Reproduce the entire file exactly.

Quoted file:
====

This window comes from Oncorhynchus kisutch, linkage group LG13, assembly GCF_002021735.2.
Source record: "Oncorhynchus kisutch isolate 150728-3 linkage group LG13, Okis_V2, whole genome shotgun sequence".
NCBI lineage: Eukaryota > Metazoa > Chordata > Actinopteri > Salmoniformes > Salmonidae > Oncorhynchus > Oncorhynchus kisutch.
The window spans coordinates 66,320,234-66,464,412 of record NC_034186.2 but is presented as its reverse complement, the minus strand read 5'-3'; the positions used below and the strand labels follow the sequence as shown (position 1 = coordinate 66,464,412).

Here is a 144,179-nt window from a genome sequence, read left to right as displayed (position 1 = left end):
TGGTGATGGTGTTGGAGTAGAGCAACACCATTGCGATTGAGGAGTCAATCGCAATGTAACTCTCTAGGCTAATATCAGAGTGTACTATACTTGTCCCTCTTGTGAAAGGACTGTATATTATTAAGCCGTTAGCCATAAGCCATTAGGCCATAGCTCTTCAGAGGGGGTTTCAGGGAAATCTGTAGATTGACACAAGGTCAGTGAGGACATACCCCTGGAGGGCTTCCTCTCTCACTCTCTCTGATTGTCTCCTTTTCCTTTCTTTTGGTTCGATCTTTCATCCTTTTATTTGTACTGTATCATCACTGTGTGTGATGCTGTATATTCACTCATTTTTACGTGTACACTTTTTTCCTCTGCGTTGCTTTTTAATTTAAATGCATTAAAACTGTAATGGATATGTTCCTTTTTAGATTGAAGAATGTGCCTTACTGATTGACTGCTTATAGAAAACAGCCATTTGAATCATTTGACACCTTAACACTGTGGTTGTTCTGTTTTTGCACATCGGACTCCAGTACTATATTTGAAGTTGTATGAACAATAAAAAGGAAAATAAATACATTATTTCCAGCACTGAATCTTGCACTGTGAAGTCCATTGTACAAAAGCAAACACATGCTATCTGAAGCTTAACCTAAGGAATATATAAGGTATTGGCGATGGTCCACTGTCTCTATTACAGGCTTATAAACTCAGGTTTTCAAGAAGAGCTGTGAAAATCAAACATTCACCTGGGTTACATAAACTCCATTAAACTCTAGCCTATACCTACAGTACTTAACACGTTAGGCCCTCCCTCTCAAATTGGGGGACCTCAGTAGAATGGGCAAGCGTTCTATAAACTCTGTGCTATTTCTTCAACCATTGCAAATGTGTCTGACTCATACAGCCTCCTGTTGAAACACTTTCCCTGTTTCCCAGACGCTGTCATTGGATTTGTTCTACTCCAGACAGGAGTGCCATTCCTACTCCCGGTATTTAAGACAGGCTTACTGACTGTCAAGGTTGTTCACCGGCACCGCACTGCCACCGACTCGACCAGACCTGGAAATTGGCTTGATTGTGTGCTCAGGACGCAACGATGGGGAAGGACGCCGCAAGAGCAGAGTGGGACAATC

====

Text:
This window comes from Oncorhynchus kisutch, linkage group LG13, assembly GCF_002021735.2.
Source record: "Oncorhynchus kisutch isolate 150728-3 linkage group LG13, Okis_V2, whole genome shotgun sequence".
NCBI lineage: Eukaryota > Metazoa > Chordata > Actinopteri > Salmoniformes > Salmonidae > Oncorhynchus > Oncorhynchus kisutch.
The window spans coordinates 66,320,234-66,464,412 of record NC_034186.2 but is presented as its reverse complement, the minus strand read 5'-3'; the positions used below and the strand labels follow the sequence as shown (position 1 = coordinate 66,464,412).

Here is a 144,179-nt window from a genome sequence, read left to right as displayed (position 1 = left end):
TGGTGATGGTGTTGGAGTAGAGCAACACCATTGCGATTGAGGAGTCAATCGCAATGTAACTCTCTAGGCTAATATCAGAGTGTACTATACTTGTCCCTCTTGTGAAAGGACTGTATATTATTAAGCCGTTAGCCATAAGCCATTAGGCCATAGCTCTTCAGAGGGGGTTTCAGGGAAATCTGTAGATTGACACAAGGTCAGTGAGGACATACCCCTGGAGGGCTTCCTCTCTCACTCTCTCTGATTGTCTCCTTTTCCTTTCTTTTGGTTCGATCTTTCATCCTTTTATTTGTACTGTATCATCACTGTGTGTGATGCTGTATATTCACTCATTTTTACGTGTACACTTTTTTCCTCTGCGTTGCTTTTTAATTTAAATGCATTAAAACTGTAATGGATATGTTCCTTTTTAGATTGAAGAATGTGCCTTACTGATTGACTGCTTATAGAAAACAGCCATTTGAATCATTTGACACCTTAACACTGTGGTTGTTCTGTTTTTGCACATCGGACTCCAGTACTATATTTGAAGTTGTATGAACAATAAAAAGGAAAATAAATACATTATTTCCAGCACTGAATCTTGCACTGTGAAGTCCATTGTACAAAAGCAAACACATGCTATCTGAAGCTTAACCTAAGGAATATATAAGGTATTGGCGATGGTCCACTGTCTCTATTACAGGCTTATAAACTCAGGTTTTCAAGAAGAGCTGTGAAAATCAAACATTCACCTGGGTTACATAAACTCCATTAAACTCTAGCCTATACCTACAGTACTTAACACGTTAGGCCCTCCCTCTCAAATTGGGGGACCTCAGTAGAATGGGCAAGCGTTCTATAAACTCTGTGCTATTTCTTCAACCATTGCAAATGTGTCTGACTCATACAGCCTCCTGTTGAAACACTTTCCCTGTTTCCCAGACGCTGTCATTGGATTTGTTCTACTCCAGACAGGAGTGCCATTCCTACTCCCGGTATTTAAGACAGGCTTACTGACTGTCAAGGTTGTTCACCGGCACCGCACTGCCACCGACTCGACCAGACCTGGAAATTGGCTTGATTGTGTGCTCAGGACGCAACGATGGGGAAGGACGCCGCAAGAGCAGAGTGGGACAATC